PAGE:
By contrast, the eclectic patchwork of more than 800 community gardens that have taken root in New York since the 1970s were born not out of government support, but rather its neglect. During the fiscal crisis, waves of arson and abandonment left the city scarred with thousands of crumbling buildings and vacant, rubble-strewn lots. By 1977, there were more than 25,000 vacant lots in New York.(4) Littered with trash and rats, these open sores became magnets for drugs, prostitution, and chop shops for stripping down stolen cars. Yet the city's only response was to spend thousands of dollars enclosing the lots with cyclone fencing.

Fed up with government inaction, in 1973 an impassioned artist named Liz Christy and a band of like-minded activists called the Green Guerrillas began taking over abandoned lots on Manhattan's Lower East Side. Armed with bolt-cutters and pickaxes, they conceived of themselves as a strike force to liberate the crumbling landscape around them. They founded their first garden on the corner of Bowery and Houston, where a few months earlier a couple of bums had been found frozen to death in a cardboard box. "You could not have picked a more unlikely place to start a garden," recalls Bill Brunson, an early Guerrilla. "At the time, there were still all these men lined up along the Bowery drinking wine and panhandling. To put a garden there--in what was probably the ultimate slime spot in the city--that was unheard of."

It was also, in the eyes of bureaucrats, illegal. At first the City accused the group of trespassing and threatened to boot them off the land. But after a media blitz, when the Guerrillas brought in TV cameras to show how they transformed the lot--creating soil with nothing but sifted rubble and compost--the City backed down and offered them a lease in 1974. (5)

The Liz Christy garden, as it later became known, was a lightning rod for do-it-yourself greening, inspiring passersby to create similar plots in their own neighborhoods. The Guerrillas held training sessions and set up a phone line so people could call to find out where to get free plants and trees. They also lobbed 'seed Green-Aids'--balloons or Christmas-tree ornaments stuffed with peat moss and wildflower seeds--into fenced-off lots and along highways across the five boroughs. "It was a form of civil disobedience.," recalls Amis Taylor, another early GG member. "We were basically saying to the government, if you won't do it, we will."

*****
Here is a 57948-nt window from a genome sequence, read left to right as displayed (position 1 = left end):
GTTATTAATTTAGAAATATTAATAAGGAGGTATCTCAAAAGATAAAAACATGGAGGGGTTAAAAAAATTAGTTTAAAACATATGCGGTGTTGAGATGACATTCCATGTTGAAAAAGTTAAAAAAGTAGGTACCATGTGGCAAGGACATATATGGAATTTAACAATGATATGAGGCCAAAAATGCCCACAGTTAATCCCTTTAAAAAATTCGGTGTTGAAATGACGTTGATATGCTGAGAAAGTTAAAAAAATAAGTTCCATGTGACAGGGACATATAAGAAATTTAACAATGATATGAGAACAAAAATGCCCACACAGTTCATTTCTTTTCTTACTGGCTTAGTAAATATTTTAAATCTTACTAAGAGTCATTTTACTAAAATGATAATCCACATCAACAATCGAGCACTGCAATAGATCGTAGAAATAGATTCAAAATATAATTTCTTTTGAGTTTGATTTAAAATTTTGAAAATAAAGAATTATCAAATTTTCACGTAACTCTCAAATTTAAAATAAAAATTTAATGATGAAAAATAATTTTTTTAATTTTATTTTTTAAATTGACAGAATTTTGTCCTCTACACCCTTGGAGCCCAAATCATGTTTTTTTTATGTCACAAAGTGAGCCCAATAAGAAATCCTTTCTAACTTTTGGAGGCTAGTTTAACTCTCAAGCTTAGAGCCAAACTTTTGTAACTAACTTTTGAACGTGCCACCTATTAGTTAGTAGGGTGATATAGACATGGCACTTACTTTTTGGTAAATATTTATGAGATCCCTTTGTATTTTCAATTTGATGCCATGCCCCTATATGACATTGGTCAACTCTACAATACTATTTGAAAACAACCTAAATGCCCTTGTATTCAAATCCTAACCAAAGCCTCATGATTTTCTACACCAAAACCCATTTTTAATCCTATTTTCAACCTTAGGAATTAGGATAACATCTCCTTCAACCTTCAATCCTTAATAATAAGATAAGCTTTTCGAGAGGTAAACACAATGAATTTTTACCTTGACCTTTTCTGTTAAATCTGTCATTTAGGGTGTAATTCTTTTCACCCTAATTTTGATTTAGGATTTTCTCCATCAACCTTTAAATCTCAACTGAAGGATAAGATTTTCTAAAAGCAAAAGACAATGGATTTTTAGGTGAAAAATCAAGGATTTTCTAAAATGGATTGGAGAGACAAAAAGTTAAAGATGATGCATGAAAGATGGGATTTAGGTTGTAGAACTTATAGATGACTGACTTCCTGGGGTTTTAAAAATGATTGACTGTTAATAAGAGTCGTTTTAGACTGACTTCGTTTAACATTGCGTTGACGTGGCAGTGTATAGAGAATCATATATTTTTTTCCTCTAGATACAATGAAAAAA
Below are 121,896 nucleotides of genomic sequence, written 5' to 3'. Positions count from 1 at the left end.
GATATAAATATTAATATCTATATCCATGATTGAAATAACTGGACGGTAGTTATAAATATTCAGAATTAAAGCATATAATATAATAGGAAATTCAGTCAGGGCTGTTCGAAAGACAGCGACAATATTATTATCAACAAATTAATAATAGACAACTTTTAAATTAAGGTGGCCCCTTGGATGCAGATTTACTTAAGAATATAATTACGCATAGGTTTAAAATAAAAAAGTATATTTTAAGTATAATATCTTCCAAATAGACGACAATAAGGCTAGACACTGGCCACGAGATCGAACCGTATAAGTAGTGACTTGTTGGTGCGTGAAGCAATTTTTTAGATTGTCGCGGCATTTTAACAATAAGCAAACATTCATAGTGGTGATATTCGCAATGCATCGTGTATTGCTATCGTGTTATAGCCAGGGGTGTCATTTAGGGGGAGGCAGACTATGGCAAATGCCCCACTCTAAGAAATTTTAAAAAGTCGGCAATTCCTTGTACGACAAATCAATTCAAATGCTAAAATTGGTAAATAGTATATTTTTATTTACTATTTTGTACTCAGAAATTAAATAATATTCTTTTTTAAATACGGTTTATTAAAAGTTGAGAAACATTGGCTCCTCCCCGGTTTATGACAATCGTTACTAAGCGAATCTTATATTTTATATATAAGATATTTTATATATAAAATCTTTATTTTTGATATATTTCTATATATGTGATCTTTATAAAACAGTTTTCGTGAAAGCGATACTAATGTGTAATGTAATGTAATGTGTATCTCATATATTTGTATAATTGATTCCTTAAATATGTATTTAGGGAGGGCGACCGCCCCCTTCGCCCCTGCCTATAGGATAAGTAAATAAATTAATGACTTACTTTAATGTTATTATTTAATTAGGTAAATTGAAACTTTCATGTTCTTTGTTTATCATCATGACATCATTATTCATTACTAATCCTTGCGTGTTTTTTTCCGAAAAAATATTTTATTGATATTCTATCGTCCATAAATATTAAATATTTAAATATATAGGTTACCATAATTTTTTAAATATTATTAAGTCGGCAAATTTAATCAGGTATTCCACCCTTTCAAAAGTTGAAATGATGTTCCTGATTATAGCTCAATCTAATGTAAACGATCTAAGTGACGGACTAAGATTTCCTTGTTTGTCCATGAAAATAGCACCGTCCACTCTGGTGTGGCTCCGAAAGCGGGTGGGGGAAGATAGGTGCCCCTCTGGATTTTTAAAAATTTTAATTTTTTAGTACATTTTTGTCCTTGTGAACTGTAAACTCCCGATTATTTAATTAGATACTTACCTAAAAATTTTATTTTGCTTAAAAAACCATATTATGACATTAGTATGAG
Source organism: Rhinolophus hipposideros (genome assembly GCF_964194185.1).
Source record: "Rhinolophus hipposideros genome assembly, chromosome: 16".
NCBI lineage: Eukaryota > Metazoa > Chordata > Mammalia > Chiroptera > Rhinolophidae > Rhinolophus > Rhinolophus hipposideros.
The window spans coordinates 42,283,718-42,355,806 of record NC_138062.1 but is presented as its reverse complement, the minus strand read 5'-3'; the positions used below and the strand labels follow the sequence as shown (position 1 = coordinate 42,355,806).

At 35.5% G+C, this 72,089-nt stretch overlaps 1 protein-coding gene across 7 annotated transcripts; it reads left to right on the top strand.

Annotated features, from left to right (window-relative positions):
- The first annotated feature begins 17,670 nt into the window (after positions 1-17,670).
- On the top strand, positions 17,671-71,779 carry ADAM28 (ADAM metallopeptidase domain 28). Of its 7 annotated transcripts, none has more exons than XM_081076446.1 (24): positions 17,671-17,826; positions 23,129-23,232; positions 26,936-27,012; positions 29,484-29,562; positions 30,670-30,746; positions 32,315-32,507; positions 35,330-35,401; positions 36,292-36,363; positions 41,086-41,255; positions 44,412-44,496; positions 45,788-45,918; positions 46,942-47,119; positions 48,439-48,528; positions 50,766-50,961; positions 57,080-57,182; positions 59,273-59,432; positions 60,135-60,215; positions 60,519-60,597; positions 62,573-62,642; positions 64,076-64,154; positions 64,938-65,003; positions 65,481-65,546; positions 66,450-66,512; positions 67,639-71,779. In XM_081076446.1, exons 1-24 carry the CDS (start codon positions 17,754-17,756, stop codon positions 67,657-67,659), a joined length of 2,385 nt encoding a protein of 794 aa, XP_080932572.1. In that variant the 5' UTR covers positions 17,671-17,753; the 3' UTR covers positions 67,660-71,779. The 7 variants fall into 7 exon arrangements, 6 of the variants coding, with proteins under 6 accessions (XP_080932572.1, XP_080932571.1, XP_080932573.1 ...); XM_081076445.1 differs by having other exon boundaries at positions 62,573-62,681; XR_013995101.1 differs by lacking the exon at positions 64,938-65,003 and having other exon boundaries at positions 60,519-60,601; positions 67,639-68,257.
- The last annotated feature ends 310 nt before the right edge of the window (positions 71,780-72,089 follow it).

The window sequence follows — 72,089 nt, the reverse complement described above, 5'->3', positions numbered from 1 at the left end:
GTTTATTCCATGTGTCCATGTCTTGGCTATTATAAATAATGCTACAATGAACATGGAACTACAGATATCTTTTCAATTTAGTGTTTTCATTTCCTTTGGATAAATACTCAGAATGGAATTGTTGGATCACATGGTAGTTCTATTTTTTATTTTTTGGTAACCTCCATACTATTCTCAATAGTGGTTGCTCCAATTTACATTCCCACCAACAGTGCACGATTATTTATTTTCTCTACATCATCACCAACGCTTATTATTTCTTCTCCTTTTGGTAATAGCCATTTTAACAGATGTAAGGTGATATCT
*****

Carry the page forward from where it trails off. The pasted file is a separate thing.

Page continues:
By 1976, their efforts were beginning to win over government officials, including Brooklyn Congressman Fred Richmond, who pushed through a federal program to support urban gardening. In Brooklyn, the first demonstration project was set up through Cornell University's Cooperative Extension Service. It was so successful that a national program was funded at $3 million and expanded to include 15 other cities.

Appalled by the devastation he witnessed during his historic walk through the burnt-out sections of the South Bronx, in 1977 Jimmy Carter pledged $500,000 for new parks and recreation facilities, part of a $10 million proposal for immediate aid to the area. That proposal eventually led to the allocation of $1.2 million in federal and New York State funds for community garden and parks development in the South Bronx. The grant required a 50 percent match of local funds--monies the bankrupt city government could ill afford. So, in one of the first official recognitions of the value of sweat equity, gardeners tallied up their volunteer hours--as well as the bricks, beams, and fallen telephone poles they'd recycled from their devastated community, and even the compost they generated--in order to come up with $300,000. The city made up the remaining $900,000 through street trees and sidewalk improvements.

The gardens became catalysts for community development."Once people succeeded with the garden, they went on to other things like fixing the schools, housing, creating jobs, whatever was needed," says Taylor. In the Bronx, some of the community groups that emerged through the early greening schemes include the Bronx Frontier Development Corp., the Institute for Local Self Reliance, and the People's Development Corp.(6)

On the Lower East Side, gardens grew in tandem with the burgeoning homesteading movement. In the early '70s, a former Civil Rights activist from the South named Sarah Farley formed a group called LAND (Local Action for Neighborhood Development) aimed at creating self-help housing and open space. "Sarah told us, do the gardens first, then the buildings," recalls David Boyle, who helped found the 6th and B Garden in 1981, as well as a series of squatter homesteads on East 13th Street (five of which were evicted in 1995 and 1996). "The gardens were a natural screening process for who could be good homesteaders," says Boyle. "We figured anyone nutty enough to climb over a fence and start clawing away at the dirt with a hammer would be a good squatter. The gardens also attracted more activist minded people into the neighborhood who appreciated the social fabric they provided."